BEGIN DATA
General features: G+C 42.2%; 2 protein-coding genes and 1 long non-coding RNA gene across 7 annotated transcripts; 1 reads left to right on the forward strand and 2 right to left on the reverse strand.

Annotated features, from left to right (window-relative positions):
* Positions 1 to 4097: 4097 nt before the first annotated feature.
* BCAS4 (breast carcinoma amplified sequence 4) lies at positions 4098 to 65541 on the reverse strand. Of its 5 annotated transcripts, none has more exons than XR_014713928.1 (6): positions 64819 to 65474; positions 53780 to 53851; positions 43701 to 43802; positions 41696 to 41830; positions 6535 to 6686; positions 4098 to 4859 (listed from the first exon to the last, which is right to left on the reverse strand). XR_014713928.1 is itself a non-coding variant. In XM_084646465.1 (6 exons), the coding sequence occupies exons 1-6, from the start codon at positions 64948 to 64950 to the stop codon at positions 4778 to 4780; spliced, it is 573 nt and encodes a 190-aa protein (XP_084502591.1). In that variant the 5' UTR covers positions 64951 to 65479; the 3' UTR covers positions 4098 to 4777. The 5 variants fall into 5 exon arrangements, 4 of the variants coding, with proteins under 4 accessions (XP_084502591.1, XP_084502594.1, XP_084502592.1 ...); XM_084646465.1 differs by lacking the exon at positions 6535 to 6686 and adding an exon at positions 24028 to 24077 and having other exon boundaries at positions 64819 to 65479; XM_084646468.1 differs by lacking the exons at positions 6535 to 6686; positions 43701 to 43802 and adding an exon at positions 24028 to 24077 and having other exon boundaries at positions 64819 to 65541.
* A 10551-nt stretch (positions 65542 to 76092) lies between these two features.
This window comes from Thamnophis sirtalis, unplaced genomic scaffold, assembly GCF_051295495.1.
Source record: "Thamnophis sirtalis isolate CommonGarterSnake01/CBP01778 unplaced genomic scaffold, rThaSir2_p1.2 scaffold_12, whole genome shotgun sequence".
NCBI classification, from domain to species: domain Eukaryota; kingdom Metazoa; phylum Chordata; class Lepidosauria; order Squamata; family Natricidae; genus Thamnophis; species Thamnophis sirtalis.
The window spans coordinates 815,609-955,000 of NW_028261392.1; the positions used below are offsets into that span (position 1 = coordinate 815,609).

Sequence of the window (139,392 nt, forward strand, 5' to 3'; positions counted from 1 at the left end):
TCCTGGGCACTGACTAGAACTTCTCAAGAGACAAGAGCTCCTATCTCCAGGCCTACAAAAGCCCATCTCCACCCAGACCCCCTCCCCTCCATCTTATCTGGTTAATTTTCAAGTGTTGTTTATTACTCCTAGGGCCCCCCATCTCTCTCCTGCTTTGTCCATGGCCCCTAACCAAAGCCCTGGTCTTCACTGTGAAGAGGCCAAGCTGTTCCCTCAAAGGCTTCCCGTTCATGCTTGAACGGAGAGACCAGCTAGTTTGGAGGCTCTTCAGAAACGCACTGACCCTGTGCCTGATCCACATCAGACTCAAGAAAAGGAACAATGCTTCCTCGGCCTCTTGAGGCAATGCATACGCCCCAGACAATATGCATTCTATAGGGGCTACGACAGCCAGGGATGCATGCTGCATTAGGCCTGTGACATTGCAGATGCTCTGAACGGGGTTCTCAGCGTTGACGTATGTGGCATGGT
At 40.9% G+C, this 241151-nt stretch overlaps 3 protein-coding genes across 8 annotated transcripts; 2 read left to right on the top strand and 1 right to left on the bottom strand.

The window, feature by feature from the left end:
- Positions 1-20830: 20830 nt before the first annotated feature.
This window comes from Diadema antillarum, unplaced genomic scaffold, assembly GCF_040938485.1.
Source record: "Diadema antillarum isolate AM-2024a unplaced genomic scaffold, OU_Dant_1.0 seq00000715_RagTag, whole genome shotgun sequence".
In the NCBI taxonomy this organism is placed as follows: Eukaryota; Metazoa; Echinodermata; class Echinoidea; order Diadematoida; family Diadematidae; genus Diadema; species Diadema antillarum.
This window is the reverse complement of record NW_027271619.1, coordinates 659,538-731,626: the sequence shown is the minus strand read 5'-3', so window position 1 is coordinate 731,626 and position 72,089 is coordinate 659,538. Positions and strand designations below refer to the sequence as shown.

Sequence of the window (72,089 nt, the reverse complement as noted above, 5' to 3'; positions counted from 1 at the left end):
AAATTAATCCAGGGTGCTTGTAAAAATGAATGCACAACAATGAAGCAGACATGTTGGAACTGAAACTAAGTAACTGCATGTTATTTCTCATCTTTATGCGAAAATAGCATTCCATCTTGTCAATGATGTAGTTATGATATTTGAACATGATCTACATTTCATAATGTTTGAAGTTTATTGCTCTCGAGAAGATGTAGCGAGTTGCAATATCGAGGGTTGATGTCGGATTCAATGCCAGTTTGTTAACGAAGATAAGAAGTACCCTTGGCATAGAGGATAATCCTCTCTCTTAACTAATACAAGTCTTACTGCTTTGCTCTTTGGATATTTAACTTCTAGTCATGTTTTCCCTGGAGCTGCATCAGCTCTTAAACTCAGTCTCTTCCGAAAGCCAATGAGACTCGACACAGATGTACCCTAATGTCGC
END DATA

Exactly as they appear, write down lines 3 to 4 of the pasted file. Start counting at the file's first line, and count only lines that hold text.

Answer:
* Positions 1 to 4097: 4097 nt before the first annotated feature.
* BCAS4 (breast carcinoma amplified sequence 4) lies at positions 4098 to 65541 on the reverse strand. Of its 5 annotated transcripts, none has more exons than XR_014713928.1 (6): positions 64819 to 65474; positions 53780 to 53851; positions 43701 to 43802; positions 41696 to 41830; positions 6535 to 6686; positions 4098 to 4859 (listed from the first exon to the last, which is right to left on the reverse strand). XR_014713928.1 is itself a non-coding variant. In XM_084646465.1 (6 exons), the coding sequence occupies exons 1-6, from the start codon at positions 64948 to 64950 to the stop codon at positions 4778 to 4780; spliced, it is 573 nt and encodes a 190-aa protein (XP_084502591.1). In that variant the 5' UTR covers positions 64951 to 65479; the 3' UTR covers positions 4098 to 4777. The 5 variants fall into 5 exon arrangements, 4 of the variants coding, with proteins under 4 accessions (XP_084502591.1, XP_084502594.1, XP_084502592.1 ...); XM_084646465.1 differs by lacking the exon at positions 6535 to 6686 and adding an exon at positions 24028 to 24077 and having other exon boundaries at positions 64819 to 65479; XM_084646468.1 differs by lacking the exons at positions 6535 to 6686; positions 43701 to 43802 and adding an exon at positions 24028 to 24077 and having other exon boundaries at positions 64819 to 65541.